All year I hold my phone up to the small airbus window, tilt the screen and film wings fluttering as the plane descends. All year, noise cancelling headphones filter out the rattling of a drink cart and sound of a newborn’s first flight.
All year he texts “make it ok?” and waits for a response as I enter the focus group facility, where all year, I stand in front of a two-way mirror unveiling new products to moms and children, asking, what do you like about it? Does it seem new? Fun? Special? What do you imagine the play experience to be like? All year ‘the ones’ listening behind the glass pass me notes under the door—“Little girl in green”—and I casually move behind the child with undesirable opinions, the child who says the pony doll is not cute enough, not special; standing there, all year, in order to redirect the conversation; in order to sacrifice empathy for market research.
All year I wear a continuum of gray: slate tinted boots and an over-sized sack dress to conceal abnormal bloating, a body cocooned for safekeeping. All year he sends hydrangeas to the hotel when it’s that time of the month.
All year I walk down the aisles of drug-store chains at night, indulging in the miracle of stuff; lifting nonessentials from the shelf, cradling the smooth plastic bottles, tracing silky labels with fingertips; tiny bottles of shampoo, face wash, night cream, hair spray, lotion.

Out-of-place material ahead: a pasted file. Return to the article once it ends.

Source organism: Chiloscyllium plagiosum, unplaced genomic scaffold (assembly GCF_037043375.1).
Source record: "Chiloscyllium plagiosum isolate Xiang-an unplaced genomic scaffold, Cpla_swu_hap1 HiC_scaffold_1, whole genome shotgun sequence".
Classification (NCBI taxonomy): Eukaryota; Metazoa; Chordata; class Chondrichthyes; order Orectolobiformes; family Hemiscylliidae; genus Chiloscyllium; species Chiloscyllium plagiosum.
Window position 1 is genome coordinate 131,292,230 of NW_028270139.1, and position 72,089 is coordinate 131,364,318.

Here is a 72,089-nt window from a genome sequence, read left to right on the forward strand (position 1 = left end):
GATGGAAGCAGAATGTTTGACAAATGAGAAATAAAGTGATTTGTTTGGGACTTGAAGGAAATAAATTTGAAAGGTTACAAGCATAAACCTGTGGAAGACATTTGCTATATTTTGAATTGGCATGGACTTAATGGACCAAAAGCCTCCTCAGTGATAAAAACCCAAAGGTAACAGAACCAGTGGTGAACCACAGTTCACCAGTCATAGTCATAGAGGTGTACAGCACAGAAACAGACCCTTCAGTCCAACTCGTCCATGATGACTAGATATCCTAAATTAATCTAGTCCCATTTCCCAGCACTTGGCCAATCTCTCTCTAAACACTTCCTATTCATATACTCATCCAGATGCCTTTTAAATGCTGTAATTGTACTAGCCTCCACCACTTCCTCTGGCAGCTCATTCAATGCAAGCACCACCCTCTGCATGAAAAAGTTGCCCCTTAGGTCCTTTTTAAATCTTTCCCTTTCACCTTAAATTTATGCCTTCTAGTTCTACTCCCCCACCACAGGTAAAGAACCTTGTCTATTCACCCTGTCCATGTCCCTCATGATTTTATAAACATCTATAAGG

All year I line up miniature toiletries, shoulder to shoulder, like siblings, look how cute, oh look at them, next to the more adult prescription canisters for sleep and anxiety and the cramps. All year I think about things that are small and cute, things I carry with me from city to city. Things I carry with me all year, like secrets. Like how I brush with the brand of toothpaste he hates, eat the cheese-dusted chips outside his diet, chew the wintergreen gum he refuses. All year, I fall asleep next to empty soda cans and unread messages, “Still up? Wish you were here.”
All year I don’t want to be in a hotel. But I don’t want to be home either, ending each day at the same neighborhood bistro, enjoying two variations on chicken until one glimpse of a family leads to reexamining work schedules. All year he waits for me to say: I’m coming home. I’m ready.
But instead, I tell him about the kids in my studies who also love anything cute. I tell him about the girl whose superpower is “camping.” My side nearly splits as I describe the room of 6-year-olds who asked I exit and return so they could “play dead.”
I exhaust him with focus group anecdotes all year, that year before Dr. Huang removes my uterine lining, before the weekly couples’ appointments, before the ultimatums and vows undone. That year, when all I managed to text back was: wish I was there too.
Katherine Heath is an essayist and journalist from Saint Joseph, Missouri. Her work has previously appeared in The Paragon Journal, Breadcrumbs Magazine, No. 2 Magazine, and others. She currently lives in Brooklyn, NY and is an MFA candidate in the Creative Writing program at Sarah Lawrence College.